This is probably the most “daring” blog post I wrote as it touches on subjects I’m not an expert on. However, the idea of studying memes (the meme of studying memes?) is widespread among CS and network science, often more than not by people who have not studied evolutionary biology or social sciences. Thus I think the adventure is worthwhile.
I actually found this online
On Dawkinian Memes
In 1976, years before the internet, Richard Dawkins coined the term meme in his book “The Selfish Gene”. Dawkins, who later rose to fame due to his (somewhat aggressive) atheist activism, proposed that a meme was like a gene, but for information. The comparison to a gene should be taken into consideration given the context of the book. There, Dawkins argues that the gene, and not the individual or the species, is the fundamental unit of evolution. Thus, things like self-sacrifice and empathy could be explained by thinking of living beings as “gene survival machines,” whose driving purpose is to pass on our genes.
Original cover of the book :)
To Dawkins, memes are to minds what genes are to organisms: replicators that employ vehicles. A good example here is religion. It is not encoded in our DNA, yet it can be replicated from individual to individual (fecundity), it morphs itself as it propagates (variation), its success depends on its characteristics (fitness), etc. Overall, the cultural evolution of ideas seems to fit the theory of the evolution of replicators under natural selection.
Problems with Dawkinian Memes
Two problems with the concept of memes, presented in “The Trouble with Memes,” by Scott Atran are: the lack of an operational definition, and the hardship of distinguishing between mimicking and inference.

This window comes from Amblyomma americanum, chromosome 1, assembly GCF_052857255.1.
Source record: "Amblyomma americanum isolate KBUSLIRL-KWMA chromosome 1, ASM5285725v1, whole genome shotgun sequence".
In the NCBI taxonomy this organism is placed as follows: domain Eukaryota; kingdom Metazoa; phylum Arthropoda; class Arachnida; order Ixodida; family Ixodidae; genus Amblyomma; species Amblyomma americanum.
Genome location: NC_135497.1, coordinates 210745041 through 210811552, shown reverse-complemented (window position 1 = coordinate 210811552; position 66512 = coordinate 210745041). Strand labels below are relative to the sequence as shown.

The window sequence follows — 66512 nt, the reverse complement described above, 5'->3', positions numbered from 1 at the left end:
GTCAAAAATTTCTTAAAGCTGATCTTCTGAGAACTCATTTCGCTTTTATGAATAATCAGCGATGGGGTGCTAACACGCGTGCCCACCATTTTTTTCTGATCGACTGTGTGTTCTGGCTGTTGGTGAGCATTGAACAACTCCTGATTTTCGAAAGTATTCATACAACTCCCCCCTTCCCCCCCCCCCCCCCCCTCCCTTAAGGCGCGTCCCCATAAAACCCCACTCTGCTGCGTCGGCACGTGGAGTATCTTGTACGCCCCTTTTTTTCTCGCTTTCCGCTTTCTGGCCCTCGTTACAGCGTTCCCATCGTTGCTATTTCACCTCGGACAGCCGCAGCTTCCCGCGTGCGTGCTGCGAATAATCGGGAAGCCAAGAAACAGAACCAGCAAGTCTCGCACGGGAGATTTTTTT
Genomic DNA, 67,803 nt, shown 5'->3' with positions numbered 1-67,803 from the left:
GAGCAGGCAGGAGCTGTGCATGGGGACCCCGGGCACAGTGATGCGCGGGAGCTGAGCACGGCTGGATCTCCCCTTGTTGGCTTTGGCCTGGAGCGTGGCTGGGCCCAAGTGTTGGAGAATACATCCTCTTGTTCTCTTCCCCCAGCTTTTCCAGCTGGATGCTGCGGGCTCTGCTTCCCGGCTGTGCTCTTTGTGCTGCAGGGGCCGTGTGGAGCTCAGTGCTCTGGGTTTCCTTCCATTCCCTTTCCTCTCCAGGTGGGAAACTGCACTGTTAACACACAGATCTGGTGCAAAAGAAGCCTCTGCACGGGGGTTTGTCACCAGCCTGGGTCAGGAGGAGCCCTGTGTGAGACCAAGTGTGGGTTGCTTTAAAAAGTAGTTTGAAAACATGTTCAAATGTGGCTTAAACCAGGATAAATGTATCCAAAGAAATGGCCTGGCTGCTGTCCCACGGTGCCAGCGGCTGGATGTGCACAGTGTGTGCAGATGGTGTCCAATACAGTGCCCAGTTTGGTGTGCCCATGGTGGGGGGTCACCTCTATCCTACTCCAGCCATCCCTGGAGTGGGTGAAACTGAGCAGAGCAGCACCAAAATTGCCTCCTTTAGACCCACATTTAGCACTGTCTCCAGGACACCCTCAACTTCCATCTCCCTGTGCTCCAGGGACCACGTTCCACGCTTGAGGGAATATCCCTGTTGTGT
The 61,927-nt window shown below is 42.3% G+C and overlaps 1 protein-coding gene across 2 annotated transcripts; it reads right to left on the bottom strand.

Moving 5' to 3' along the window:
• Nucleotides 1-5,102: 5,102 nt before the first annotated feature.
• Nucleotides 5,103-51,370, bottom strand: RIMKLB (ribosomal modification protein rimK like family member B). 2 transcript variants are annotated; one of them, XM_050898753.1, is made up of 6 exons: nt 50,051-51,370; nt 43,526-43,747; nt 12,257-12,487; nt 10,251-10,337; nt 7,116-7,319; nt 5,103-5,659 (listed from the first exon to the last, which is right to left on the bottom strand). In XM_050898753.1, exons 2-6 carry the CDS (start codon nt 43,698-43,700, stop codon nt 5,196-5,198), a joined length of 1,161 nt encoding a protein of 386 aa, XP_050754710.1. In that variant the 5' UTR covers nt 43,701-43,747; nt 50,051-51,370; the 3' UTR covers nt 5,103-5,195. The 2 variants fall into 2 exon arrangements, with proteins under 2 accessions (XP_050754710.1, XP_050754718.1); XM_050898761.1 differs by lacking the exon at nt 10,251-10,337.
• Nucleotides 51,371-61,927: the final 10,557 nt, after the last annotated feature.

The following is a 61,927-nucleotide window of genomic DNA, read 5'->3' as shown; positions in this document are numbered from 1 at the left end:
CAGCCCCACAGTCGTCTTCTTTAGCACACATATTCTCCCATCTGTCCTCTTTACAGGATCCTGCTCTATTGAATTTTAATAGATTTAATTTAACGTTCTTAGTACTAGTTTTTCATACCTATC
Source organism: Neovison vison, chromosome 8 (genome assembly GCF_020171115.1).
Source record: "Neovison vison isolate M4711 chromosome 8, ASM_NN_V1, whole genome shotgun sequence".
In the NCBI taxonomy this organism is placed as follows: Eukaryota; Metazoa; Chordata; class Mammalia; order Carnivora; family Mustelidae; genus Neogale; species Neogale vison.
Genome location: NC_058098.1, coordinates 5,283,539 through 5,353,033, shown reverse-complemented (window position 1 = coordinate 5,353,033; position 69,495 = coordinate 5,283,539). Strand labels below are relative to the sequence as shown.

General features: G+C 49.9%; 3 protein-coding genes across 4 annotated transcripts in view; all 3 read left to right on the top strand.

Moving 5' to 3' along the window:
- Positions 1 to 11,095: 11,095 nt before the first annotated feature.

Although defining what constitutes a gene is hard, there is a straightforward and operational definition. DNA-encoded units of information map into discrete (e.g. biological gender) and continuous (e.g. height) features. Memes, unfortunately, are not that straightforward. Given that some idea or behavior became widespread, it is arbitrary to pinpoint this idea’s scope or this behavior. For example, if we consider the spread of a normative passage of the Bible, “Thou shall not kill.” When this passage is spread, what exactly is going through selection? Is it a particular set of words? Is it the concept these words bring? Is it the religions associated with these words? Is it the concept of religion in general, where you have rules for how people should behave? It is simply not clear, and the possibility of shifting between these countless abstraction levels could allow for tremendous cherry-picking.
This definition problem goes even further. Like genes, memes interact with multiple other memes (the success of a meme in spreading depends on all other memes in the individuals, just like with genes). For genes, when phenotype (e.g., a disease) is associated with a particular gene, it is easy to track it. However, to find an association between genes and some traits which are influenced by many genes is very tricky. In fact, it is a problem that lies at the forefront of the research in causality and statistical modeling. For memes, nevertheless, this problem seems even direr, as there we need to determine what these memes are.